To combat the apartheid system, Mandela joined African National Congress, a national political party against racism in 1944 and began leading protests and boycotts against these laws. On December 5, 1956, along with other 155 members of the campaign, Mandela was arrested and charged with treason against the government. At that moment, the young South Africans still fought against apartheid. Later, they were all acquitted, and Nelson Mandela became the National President of the ANC youth League. Around the same time, United States was in midst of the Civil Rights Movement. There were many nonviolent protests and civil disobedience to bring about change i.e. Rosa Parks and the Montgomery Bus Boycott, Sit-Ins, Black Nationalist and separatist movement.

Nelson Mandela was arrested again in 1962 for defying the government and sentenced to life in prison on Robben Island. The media coverage of the trial brought awareness to the whole world about the apartheid system. The time that he was imprisoned gave him plenty of time to write about the unjust apartheid system and racism. During his time in prison, he formed the Spear of the Nation, a new branch of the ANC, which attempted to overthrow the apartheid government. A ‘Free Mandela’ campaign was developed in 1982 so Nelson Mandela moved to a prison in Cape Town. Although the government once offered to release him, he refused because he knew it would concede that he had gaven up the action of fighting against apartheid. This is a form of resistance towards unjust racism and discrimination. It was not until 1990 that changes come to South Africa.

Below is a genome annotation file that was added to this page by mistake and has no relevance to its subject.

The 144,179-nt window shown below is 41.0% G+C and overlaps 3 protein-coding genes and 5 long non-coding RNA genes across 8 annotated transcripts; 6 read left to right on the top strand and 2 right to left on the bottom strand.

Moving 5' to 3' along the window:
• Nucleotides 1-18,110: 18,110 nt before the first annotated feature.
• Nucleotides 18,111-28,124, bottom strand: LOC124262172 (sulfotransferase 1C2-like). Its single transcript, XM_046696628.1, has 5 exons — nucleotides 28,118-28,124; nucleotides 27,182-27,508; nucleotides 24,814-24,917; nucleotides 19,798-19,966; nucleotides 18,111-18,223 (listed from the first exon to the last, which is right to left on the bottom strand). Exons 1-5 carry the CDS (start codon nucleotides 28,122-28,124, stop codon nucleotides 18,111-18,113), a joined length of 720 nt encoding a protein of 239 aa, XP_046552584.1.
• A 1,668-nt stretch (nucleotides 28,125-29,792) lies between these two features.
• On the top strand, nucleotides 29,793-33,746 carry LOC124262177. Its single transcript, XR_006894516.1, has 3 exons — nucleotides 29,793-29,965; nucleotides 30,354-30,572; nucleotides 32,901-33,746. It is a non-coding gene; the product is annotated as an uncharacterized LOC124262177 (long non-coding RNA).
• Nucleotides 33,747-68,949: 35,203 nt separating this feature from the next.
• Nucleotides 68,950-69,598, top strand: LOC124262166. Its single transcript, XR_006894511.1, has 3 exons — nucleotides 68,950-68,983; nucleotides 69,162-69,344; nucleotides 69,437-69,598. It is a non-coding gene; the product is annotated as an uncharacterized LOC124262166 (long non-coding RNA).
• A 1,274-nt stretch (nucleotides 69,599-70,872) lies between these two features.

After over 28 years of imprisonment, Nelson Mandela was finally released on February 11, 1990. The first democratic election was held in South Africa on April 27, 1994. People of all races were able to vote and a number of political parties participated. The African National Congress won most of the vote, so the government of National Unity was formed, and Nelson Mandela became the first black African president in South Africa on May 5, 1994. In 1993, he won the Nobel Peace Prize for his struggle to ending the apartheid system (Yukihiro, 2011). Once Nelson Mandela became the president of South Africa, signs of apartheid were completely destroyed and never seen again (Yukihiro, 2011). After apartheid was abolished, he dedicated himself to ending global poverty, and helped to resolve wars and conflicts within the whole of Africa. He was focused on rebuilding his country, and tried his best to fix South Africa’s problems and make it become a country based on democracy, freedom and equality

Nelson Mandela understood the meaning of equality. He changed the history of South Africa and brought democracy to his nation. He used his knowledge and beliefs to fight for equality and justice, not only for South Africa, but for the whole world. Nelson Mandela passed away on December 5, 2013, but he will forever be remembered as a hero in Africa, and around the world. He is a true role model; despite being imprisoned for 30 years, he acted conciliatory towards those who imprisoned him and the white leadership, allowing a peaceful transition to democratic rule. It’s easy to feel despair with everything that’s happening around the world now. We are constantly bombarded with awful new about police violence, gun violence, terrorist attacks and Islamophobia. Nelson Mandela reminds us that with some courage and collective effervescence, we can fight any crimes against humanity and prevail.

-Manila Shrestha


Yukihiro, C., 2011. The End of Apartheid – Democracy in South Africa. [online] Available at: <;

Nelson Mandela Childhood | Nelson Childhood. 2014. [online] Available at:<;

Cold War Museum. 2014. [online] Available at:<;

Apartheid – Facts & Summary – 2014. [online] Available at: <;